So, rather than put myself (and any readers) through the pain of  it all over again, I have decided to just tell the story of the walk in bullet point fashion with lots of photographs, instead of boring and not very well written text.
So here goes...

The journey to my sign out point at Acharacle involved 2 trains, 2 ferry's, 2 buses and an overnight stop in Tobermory with fellow Challenger, Caburn (Caburns website) .
I took the 12.20 Glasgow to Oban train and hopped on a ferry over to Mull
Leaving Oban on the ferry to Mull
Tobermory was great, enjoyed award winning fish and chips on the sea front and a few pints of local ale with Caburn before turning in for the night. Me in a B&B and Caburn in one of his famous stealth camps beside the sea.
We met up again the following morning for a lovely early morning ferry ride from Tobermory back to the mainland at Kilchoan on the Ardnamurchan Peninsular.
View from Tobermory ferry terminal
A bus operated by Shiel Buses (Link to Shiel Buses website) awaits the ferry and transferred Caburn to Acharacle, whilst I got off at Laga Bay where I would start my Coast to Coast walk.

Day 1
Laga Bay to Resipole Campsite

View from Laga Bay
Headed straight up to Ben Laga, a rugged little hill with stunning views all around.

Looking West from Ben Laga
Followed an old drove road from Loch Laga to eventually sign out in Acharacle at 1pm.
Walked along the road to Salen where I enjoyed a lazy lunch at the Salen Hotel, (Salen Hotel link) before strolling along the road to the campsite at Resipole.

Distance 21km Ascent 780m

Day 2
Resipole Campsite to Glen Scaddle

It was raining when I packed up, so followed my FWA along the road to Strontian, calling in at the Nature hide overlooking Garbh Eilean on the way.

Garbh Eilean observation hide
Following lunch in the cafe at Strontian, I walked through the beautiful Ariundle Oak woods.
The weather was holding off for now so I decided to take in the Corbett, Sgurr Dhomhnuill which is the highest point in the area.
Looking towards Glen Gour from the ridge to Sgurr Dhomhnuill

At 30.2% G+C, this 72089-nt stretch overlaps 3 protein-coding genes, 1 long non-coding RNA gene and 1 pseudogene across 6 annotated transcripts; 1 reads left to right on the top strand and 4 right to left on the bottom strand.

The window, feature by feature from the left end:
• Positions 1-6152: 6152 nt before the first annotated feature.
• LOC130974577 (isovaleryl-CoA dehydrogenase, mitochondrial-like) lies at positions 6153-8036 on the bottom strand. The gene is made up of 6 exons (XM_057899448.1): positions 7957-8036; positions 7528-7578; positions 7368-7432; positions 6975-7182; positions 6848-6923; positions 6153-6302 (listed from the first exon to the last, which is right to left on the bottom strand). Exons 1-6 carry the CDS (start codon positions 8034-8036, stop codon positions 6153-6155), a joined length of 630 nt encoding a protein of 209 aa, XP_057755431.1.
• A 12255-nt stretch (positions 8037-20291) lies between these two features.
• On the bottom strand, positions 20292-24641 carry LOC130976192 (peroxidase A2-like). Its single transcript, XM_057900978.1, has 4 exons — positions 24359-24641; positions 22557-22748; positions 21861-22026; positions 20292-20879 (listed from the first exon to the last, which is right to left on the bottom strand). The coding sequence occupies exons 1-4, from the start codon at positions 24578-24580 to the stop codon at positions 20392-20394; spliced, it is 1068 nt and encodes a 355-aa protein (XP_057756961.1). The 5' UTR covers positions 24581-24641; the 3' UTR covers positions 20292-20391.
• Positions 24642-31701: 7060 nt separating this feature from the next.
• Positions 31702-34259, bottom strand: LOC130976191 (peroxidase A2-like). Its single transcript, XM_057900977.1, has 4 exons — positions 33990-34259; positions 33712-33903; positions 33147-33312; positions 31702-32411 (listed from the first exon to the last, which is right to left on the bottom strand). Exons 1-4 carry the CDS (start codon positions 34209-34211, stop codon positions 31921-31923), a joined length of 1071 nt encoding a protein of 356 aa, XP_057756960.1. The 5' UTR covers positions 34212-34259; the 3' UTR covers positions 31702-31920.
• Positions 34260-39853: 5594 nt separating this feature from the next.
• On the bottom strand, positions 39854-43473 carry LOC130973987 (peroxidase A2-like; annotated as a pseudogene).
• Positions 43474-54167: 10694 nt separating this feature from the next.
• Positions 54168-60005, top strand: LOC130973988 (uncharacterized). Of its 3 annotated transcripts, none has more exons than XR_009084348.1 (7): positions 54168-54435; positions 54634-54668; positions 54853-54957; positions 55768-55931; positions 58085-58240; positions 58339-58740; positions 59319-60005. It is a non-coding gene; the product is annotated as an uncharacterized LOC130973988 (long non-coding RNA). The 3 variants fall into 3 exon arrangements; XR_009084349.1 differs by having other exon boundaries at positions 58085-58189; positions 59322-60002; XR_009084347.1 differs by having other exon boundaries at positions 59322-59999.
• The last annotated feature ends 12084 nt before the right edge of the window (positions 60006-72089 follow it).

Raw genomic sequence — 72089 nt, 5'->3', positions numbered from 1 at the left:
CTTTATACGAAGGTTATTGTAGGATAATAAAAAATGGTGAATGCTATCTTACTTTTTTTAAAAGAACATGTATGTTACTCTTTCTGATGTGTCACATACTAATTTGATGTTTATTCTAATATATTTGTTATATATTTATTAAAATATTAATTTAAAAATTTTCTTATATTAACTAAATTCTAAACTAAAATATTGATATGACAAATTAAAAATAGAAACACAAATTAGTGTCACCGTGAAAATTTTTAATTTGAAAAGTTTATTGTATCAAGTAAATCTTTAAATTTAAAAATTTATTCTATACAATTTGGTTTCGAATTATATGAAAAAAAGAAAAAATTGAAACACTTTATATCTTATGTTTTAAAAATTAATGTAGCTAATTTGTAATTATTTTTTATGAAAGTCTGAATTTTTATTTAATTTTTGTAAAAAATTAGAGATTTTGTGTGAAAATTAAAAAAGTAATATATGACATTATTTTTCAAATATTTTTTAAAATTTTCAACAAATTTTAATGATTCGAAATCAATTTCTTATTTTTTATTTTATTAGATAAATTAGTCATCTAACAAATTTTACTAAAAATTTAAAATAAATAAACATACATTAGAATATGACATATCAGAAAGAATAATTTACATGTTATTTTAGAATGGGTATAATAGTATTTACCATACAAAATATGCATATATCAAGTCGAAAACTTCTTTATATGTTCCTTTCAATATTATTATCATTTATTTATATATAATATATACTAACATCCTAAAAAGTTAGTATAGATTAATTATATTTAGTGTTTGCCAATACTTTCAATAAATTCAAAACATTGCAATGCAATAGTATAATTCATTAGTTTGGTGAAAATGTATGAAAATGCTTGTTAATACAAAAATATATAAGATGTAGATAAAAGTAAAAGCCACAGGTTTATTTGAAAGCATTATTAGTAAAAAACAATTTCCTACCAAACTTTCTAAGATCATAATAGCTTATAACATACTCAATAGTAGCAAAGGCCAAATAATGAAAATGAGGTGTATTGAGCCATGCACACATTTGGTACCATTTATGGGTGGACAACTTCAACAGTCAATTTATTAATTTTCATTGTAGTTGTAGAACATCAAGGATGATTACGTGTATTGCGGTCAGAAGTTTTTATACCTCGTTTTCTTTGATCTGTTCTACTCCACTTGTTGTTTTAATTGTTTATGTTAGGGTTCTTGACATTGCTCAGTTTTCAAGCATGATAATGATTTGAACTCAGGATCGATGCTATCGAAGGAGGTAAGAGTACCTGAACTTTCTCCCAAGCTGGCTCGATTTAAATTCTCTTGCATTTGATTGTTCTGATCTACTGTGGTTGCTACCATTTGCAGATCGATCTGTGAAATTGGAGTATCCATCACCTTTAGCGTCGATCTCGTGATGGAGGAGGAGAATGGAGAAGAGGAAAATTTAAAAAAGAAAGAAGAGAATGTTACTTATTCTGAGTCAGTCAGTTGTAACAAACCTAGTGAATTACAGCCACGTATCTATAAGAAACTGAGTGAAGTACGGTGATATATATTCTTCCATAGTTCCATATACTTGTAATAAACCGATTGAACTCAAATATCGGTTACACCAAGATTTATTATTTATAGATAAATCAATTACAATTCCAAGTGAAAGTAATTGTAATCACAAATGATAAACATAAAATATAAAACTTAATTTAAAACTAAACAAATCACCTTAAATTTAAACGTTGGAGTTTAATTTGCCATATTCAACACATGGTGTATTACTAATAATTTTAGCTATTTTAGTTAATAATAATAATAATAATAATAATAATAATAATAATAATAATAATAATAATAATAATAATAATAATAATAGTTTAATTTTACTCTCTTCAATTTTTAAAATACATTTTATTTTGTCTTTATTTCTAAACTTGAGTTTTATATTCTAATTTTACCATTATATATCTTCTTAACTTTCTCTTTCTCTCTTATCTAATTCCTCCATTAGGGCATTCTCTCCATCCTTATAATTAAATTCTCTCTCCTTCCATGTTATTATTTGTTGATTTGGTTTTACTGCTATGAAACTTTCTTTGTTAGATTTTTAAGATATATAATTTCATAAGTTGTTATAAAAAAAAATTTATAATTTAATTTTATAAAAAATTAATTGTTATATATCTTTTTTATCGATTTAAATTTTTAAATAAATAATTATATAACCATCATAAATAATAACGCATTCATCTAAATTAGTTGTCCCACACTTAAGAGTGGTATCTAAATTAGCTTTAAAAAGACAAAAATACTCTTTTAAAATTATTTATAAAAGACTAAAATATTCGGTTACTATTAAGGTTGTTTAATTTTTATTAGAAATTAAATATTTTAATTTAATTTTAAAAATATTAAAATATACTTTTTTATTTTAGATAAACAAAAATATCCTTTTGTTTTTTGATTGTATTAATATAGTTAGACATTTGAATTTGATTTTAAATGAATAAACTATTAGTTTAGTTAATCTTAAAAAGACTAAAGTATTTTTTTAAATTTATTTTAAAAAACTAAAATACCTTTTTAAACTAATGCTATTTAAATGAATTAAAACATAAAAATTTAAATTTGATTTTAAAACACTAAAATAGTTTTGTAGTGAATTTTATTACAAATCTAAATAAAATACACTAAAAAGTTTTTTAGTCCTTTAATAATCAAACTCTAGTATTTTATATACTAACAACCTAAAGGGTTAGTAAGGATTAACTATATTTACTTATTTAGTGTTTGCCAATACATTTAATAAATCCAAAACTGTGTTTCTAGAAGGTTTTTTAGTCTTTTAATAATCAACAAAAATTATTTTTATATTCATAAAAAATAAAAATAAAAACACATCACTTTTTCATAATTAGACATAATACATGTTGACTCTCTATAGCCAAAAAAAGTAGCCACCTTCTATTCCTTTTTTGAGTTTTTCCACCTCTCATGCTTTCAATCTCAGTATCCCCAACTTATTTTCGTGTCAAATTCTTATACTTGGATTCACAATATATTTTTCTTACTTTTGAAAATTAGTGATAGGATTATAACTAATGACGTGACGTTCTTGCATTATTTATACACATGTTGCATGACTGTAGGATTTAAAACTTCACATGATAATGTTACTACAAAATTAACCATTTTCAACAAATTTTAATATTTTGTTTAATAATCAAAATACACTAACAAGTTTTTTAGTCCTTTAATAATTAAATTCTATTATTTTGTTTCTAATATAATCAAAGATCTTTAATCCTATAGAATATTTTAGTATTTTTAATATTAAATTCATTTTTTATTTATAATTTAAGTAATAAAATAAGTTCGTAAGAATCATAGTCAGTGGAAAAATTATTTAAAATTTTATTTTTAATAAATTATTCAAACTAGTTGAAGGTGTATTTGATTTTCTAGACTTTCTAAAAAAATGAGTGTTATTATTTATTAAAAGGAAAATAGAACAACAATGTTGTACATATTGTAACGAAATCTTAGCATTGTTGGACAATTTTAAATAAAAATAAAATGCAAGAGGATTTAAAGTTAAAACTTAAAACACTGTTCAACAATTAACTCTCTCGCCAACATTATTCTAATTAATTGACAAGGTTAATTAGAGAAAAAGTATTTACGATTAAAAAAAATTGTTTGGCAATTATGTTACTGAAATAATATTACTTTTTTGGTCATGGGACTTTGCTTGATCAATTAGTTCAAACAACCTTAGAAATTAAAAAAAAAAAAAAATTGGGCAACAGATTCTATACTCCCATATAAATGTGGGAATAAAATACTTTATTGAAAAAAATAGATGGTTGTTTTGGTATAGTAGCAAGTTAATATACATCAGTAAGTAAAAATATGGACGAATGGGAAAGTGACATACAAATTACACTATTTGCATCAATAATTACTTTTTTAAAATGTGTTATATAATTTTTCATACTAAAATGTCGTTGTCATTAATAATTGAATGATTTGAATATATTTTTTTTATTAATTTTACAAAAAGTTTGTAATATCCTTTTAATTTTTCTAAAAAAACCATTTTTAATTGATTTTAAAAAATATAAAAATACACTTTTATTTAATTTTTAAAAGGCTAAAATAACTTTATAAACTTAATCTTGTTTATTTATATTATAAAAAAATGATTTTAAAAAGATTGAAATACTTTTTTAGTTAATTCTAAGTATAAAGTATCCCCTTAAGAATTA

Approaching Sgurr Dhomhnuill
The Ardgour Hills
Taking shelter at the summit of Sgurr Dhomhnuill
In Glenn Scaddle chased along by frequent squally showers
Camp by the River Scaddle
Distance 30km Ascent 1250m

Day 3
Glen Scaddle to Corran Bunkhouse

Rained most of the night and was continuing to do so as I left my campsite.The river level had risen quite considerably and the walk to meet the A861 was a boggy affair.
Swollen River Scaddle
Called in for lunch at the Inn at Ardgour to try to dry out my phone, which I had, in another act of stupidity (there's a trend developing), dropped in a puddle beside the road.
Caught the ferry across the Corran Narrows and decided to end the day here at the bunkhouse, which I recommend. (Corran Bunkhouse)
Distance 14km Ascent 150m

Day 4
Corran Bunkhouse to Kinlochleven
Pissed it down all day. Took the kop-out option and walked to Kinlochleven along the road. Today was not a highlight of the walk.
Stayed in the Blackwater Hostel, which is OK I suppose.

Sheltered bay on Loch Leven
Distance 21km Ascent 490m

Day 5
Kinlochleven to Loch Ossian

Gave up hopes of the Mamores when I saw the low cloud and instead walked to Blackwater Reservoir where I picked up the path to Loch Chiarain and had lunch in the splendid bothy there.
The afternoon walk was via Loch Treig and Corrour Station (Venison Burger and strong ale) to Loch Ossian.
Camped about halfway along the North side of the Loch sheltered in the trees.
Blackwater Dam
Loch Ossian camp
Distance 30km Ascent 850m

Day 6
Loch Ossian to Dalwhinney

Rain and strong winds virtually all night, lazy start hoping in vain that conditions would ease.
Trudged past the Shooting Lodge and picked up and then lost the path beside the Uisge Labhair. Eventually I came upon a blue Karrimore tent flapping in the wind beside the river. The inhabitant of the tent was none other than Mike "the pie man" Knipe, who was taking a year off from the Challenge having completed his 10th crossing the previous year. Mike just couldn't stay away though and was hunkered down here offering hot drinks to any passing Challengers. Very welcome it was too, as was the conversation and usual humour offered up by master blogger Mike. (Mike Knipes Blog)
Whilst chatting to Mike, it stopped raining and the sun briefly made an appearance, short lived though and the rain would soon return with a vengeance as I pushed on up and over the Bealach Dubh to Culra bothy for a late lunch. Tempted to stay the night here but decided to push on to Dalwhinney to see if I could catch up with other Challengers.
Water Water Everywhere

Bealach Dubh
Ben Alder